FIG. 1 shows, by way of example, a virtual desktop infrastructure (VDI) 100, having a plurality of remote users 110 accessing virtual machines (VMs) 157 on physical computer systems 150, 152, 154. Each user may access their VM using a thin client (not shown) or a client software program running on a thick client (not shown) such as a desktop computer system, laptop, or a device (not shown) such as a mobile “palm top” or smart phone. A user session comprises a connection between a VM and the corresponding user of the VM. Each VM 157 provides a corresponding “desktop” to the user. The desktop is an interactive user environment provided by a guest operating system and applications running within the VM, and generally includes a graphical display, but may include other outputs such as audio, indicator lamps, tactile feedback, etc. The desktop also accepts input from the user in the form of device inputs, such as keyboard and mouse inputs. In addition to user input/output, the connection may send and receive device data, such as input/output for a FLASH memory device local to the remote user, or to a local printer.

In large organizations, users can generally be categorized in terms of their job functions, and accordingly the required applications and configurations of their desktops. For example, users in an engineering “pool” may require access to CAD/CAM software, whereas users in an accounting pool may require access to particular accounting software. It is generally useful to group user desktops together in a manner consistent with such groupings of the users, so that computers accessed by engineers, for example, are configured with software required by engineers whereas computers accessed by accountants are configured with software accessed by accountants. In VDI system 100, for example, users 110 may belong to a particular user pool, and their corresponding VMs 157 may be assigned to a corresponding desktop pool. A desktop pool is a logical manageable entity that includes a plurality of similarly-configured VMs. Each VM of a desktop pool may have delta disk image associated with the VM and a common “master image” (sometimes referred to as a “template”) that is common to all the desktops in the pool. The master image may include installed software useful for the members of the corresponding user pool.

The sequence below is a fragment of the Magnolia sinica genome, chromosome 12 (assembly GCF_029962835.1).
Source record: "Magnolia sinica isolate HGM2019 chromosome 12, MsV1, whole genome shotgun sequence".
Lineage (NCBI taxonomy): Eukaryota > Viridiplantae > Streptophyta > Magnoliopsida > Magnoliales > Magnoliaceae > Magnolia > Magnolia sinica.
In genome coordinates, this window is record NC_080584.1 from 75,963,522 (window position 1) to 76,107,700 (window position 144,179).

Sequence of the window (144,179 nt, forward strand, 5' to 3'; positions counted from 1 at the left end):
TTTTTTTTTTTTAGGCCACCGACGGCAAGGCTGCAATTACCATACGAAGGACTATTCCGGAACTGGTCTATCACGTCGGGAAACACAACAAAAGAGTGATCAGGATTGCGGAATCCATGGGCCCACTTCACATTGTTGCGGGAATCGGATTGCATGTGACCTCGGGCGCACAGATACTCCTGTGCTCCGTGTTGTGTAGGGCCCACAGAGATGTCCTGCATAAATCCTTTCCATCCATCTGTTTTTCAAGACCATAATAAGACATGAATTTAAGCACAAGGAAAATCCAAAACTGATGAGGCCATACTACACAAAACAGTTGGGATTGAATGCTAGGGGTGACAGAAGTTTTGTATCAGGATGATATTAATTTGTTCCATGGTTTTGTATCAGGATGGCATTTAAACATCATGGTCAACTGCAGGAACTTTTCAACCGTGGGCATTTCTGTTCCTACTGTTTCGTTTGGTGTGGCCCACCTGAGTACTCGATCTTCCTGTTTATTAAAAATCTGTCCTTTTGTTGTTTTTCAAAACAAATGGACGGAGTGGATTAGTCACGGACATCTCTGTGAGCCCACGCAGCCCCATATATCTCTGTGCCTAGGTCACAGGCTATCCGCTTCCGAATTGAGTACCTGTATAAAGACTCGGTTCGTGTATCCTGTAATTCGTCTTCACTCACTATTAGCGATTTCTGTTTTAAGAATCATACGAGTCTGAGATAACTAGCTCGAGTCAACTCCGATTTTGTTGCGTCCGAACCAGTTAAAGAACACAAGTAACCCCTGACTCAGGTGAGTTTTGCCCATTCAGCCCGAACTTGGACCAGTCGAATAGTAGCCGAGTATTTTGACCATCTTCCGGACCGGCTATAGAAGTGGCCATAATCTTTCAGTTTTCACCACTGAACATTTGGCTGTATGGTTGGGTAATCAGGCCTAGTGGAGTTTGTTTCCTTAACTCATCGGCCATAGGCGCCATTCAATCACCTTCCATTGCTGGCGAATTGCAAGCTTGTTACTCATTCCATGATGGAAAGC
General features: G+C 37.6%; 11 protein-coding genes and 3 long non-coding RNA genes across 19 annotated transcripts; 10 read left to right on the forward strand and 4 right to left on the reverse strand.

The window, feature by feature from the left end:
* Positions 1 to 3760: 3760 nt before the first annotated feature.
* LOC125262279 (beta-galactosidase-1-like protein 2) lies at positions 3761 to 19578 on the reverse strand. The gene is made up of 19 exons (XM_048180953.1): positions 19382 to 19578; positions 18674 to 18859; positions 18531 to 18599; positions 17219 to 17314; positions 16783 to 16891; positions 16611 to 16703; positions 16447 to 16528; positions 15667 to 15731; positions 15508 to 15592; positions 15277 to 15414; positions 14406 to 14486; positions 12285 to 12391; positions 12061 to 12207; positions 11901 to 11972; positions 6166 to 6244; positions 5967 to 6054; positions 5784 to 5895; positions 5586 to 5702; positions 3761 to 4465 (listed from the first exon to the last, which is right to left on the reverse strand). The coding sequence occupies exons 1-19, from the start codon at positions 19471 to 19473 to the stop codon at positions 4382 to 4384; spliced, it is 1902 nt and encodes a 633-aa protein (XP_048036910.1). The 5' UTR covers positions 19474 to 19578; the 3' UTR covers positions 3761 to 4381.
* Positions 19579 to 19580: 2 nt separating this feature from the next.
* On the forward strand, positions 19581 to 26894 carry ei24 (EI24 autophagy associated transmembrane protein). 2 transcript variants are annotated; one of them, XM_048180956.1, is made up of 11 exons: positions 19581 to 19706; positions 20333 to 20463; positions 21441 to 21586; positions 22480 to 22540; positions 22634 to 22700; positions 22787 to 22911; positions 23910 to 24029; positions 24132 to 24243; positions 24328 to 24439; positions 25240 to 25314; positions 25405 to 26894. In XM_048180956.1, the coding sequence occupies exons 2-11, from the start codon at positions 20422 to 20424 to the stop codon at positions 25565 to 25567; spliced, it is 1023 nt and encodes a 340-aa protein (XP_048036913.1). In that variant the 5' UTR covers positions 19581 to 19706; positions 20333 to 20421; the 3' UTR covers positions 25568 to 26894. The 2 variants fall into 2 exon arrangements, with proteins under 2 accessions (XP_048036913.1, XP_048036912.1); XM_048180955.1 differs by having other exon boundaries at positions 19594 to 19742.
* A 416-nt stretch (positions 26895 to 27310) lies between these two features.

Virtual desktop management server (VDMS) 130 may be a physical computer system or a virtual machine that runs desktop management software 132. An exemplary VDMS is described in U.S. patent application Ser. No. 11/395,012, filed Mar. 31, 2006 by Puneet Chawla, et al. Desktop management software 132 manages pools of computer resources to run VMs 157 on a set of clusters typically containing multiple servers with CPUs, memory, and communications hardware (network). In the embodiment shown in FIG. 1, desktop management software 132 includes a number of modules, including an administrative console 135, an inventory manager 136, a connection broker 137, and a pool manager 138.

Administrative console 135 provides a remotely-accessible user interface to a desktop administrator to manage the configuration of desktop pools. In one embodiment, a graphical user interface may be exported via hypertext transfer protocol (HTTP) and accessed by a commodity web browser. Alternatively, a command-line interface or a rich client can be provided to local or remote users. Administrative console 135 allows the desktop administrator to perform a plurality of functions, such as: create desktop pools; associate desktop pools with the VDMS; associate a desktop pool with a master image; define VM state policies; setup custom messages to be sent to users (e.g., when the desktops are put into maintenance mode for weekly patches, hotfixes, etc.); set storage overcommit settings for different datastores used by for desktop pools; perform rebalance operations on a set of virtual desktops; and other similar operations.

As mentioned above, each desktop pool may be associated or assigned to a particular VDMS. Likewise, each VDMS may manage multiple desktop pools. The association between desktop pool and VDMS may include details such as: assignment of computer resources (e.g., hosts and/or clusters) to VMs; logical “resource pools” (e.g. such as described in virtual infrastructure distributed resource scheduling (DRS) available from VMware, Inc. and such as described in U.S. patent application Ser. No. 11/405,806 filed Apr. 17, 2006 and incorporated herein) for load balancing; memory sharing configuration (e.g. reserve memory for virtual machines or use memory overcommit); storage used to provision the VMs (one or more datastores); guest customization details like custom naming scheme for VMs in the pool (e.g.—using “marketingxxxx” as a custom name such that VMs in the pool are called marketing0001 to marketing9999); and domain membership info (add VM to domain vmware-vdi.com). Other information aside from that mentioned specifically above may be included in the pool-VDMS association, which information may be stored in a database (not shown) accessible by or incorporated into VDMS 130.